On Seymour Hersh, Scott Sherman in NYRB:
'Now eighty-two, Hersh has told his own story. At its best, Reporter is a lively self-portrait of a maverick and troublemaker. But it is scrubbed and sanitized. He appears in a half-light; the book does not illuminate the darkest corners of his long career. In an interview with Kissinger in the early 1970s, Hersh told him, “The only spirit is truth.” But Hersh is less than truthful in chronicling, for instance, the Korry affair, about which Reporter contains two hasty, misleading paragraphs that ignore the damage he inflicted. (Hersh insists that he was “very surprised” to learn in 1980 that Korry “had not been trusted by the CIA station chief” in Chile.) For a full view of Hersh and an authoritative sense of his career, which embodies the expansive possibilities of muckraking as well as its many perils, one must look elsewhere.
Hersh’s Yiddish-speaking father, Isadore, was, in his son’s words, a “man of mystery” from Lithuania, who died when Seymour was seventeen; his mother was born in Poland. Six decades later, Hersh discovered that his father’s farming village, near Vilnius, was devastated by a German Einsatzgruppe during World War II: 664 Jews were executed in August 1941. After his father’s death, Hersh was told by a family friend from the local synagogue to “fuck them before they fuck you!”
He took over the family business, a dry cleaning store located in what he calls a “black ghetto” on Chicago’s South Side. He was a lackluster student: after being kicked out of the University of Chicago Law School at twenty-two, he worked at Walgreens. But he soon stumbled into a job at the City News Bureau, an outfit that supplied information, mainly about crime and sports, to Chicago’s thriving dailies. With its tobacco haze and cynical scribes, the bureau evoked Ben Hecht and Charles MacArthur’s The Front Page. It was here that Hersh began to acquire his moral education: “the cops were on the take, and the mob ran the city.”
In Seymour Hersh: Scoop Artist (2013), his comprehensive, largely admiring biography, the journalism professor Robert Miraldi suggested that Hersh developed some bad habits in Chicago. A City News Bureau veteran told Miraldi that “in the end, whatever went into a story was accurate, but the methods might not have been ethical.” Bureau reporters would pose as cops or coroners to coax information from unwitting citizens. “Those tactics,” wrote Miraldi, “seem remarkably similar to what Hersh used in finding Lieutenant William Calley a decade later.”'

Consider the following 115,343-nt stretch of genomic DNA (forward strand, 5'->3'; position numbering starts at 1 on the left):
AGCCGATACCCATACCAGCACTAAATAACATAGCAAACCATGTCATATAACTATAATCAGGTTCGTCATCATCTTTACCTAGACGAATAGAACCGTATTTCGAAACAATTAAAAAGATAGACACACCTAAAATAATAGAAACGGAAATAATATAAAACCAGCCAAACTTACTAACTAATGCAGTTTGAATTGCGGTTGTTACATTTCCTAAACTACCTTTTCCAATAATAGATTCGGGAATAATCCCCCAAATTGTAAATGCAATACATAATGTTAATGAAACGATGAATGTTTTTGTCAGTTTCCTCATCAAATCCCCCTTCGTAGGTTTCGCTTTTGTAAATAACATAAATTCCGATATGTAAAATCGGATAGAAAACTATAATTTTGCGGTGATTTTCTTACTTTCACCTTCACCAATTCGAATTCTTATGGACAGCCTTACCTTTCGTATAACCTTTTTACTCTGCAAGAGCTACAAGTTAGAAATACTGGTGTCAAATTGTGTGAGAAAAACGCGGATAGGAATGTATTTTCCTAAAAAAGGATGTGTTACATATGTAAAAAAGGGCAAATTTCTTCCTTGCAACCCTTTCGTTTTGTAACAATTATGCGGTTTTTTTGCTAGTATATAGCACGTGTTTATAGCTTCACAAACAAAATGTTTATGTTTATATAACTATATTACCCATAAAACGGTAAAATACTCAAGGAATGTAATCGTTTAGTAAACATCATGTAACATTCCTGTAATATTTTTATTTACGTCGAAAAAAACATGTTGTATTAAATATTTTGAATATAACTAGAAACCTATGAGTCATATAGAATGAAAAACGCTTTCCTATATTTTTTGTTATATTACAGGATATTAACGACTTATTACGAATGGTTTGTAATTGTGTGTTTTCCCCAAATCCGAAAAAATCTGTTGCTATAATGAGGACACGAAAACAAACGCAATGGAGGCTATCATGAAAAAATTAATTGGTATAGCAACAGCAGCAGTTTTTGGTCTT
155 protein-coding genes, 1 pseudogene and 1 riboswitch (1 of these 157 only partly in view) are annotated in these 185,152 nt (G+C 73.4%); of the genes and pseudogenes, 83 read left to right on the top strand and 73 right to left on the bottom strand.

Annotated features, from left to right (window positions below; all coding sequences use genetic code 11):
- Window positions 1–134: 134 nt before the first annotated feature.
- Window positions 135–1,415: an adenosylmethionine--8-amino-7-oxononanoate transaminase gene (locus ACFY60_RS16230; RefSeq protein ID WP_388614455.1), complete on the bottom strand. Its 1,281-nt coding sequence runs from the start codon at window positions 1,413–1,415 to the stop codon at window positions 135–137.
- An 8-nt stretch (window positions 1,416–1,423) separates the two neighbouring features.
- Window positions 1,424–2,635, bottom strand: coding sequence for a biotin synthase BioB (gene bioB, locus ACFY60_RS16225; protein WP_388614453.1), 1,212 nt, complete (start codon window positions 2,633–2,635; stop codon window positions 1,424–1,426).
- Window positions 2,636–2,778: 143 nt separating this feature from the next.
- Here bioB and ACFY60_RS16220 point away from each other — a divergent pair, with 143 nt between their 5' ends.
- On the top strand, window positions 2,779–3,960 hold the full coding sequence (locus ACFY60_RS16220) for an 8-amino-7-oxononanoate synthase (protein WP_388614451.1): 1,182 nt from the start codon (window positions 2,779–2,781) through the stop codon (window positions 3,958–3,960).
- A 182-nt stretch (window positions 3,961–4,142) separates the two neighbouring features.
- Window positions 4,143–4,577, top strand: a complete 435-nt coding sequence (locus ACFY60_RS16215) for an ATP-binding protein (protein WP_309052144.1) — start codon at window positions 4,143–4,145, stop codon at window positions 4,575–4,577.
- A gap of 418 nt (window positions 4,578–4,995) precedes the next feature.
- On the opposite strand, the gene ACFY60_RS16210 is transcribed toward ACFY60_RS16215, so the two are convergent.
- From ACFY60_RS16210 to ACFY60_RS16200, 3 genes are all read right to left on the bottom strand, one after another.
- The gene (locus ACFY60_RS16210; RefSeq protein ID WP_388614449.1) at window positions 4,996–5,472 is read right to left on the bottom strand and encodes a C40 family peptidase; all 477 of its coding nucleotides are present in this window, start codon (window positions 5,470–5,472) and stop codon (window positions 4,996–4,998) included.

'A merit of Reporter is the way in which it divulges Hersh’s trade secrets: Be a bookworm (“read before you write”); work the graveyard shift (late one evening in 1967, he allowed Stone to slip in and ransack the AP’s files); scrutinize the retirement notices of government and military officials (some of them will sing); be alert when meeting sources in restaurants (they may leave secret manila envelopes on chairs); behave as though journalism is a bazaar (when CIA Director William Colby asked Hersh in 1973 not to publish a story, “I told him I would do what he wished, but I needed something on Watergate and the CIA in return”); and, lastly, assume your job is precarious (“Investigative reporters wear out their welcome…. Editors get tired of difficult stories and difficult reporters”).'
Read the article here.
Hersh's trade secrets may be still valuable, and when the method of truth finding becomes unethical is indeed open for discussion. The question remains: how many lives are you going to destroy and was it worth it?
Fuck them before they fuck you is a decent motto to live by, as long as you are the prey. The hunter needs another motto to live by.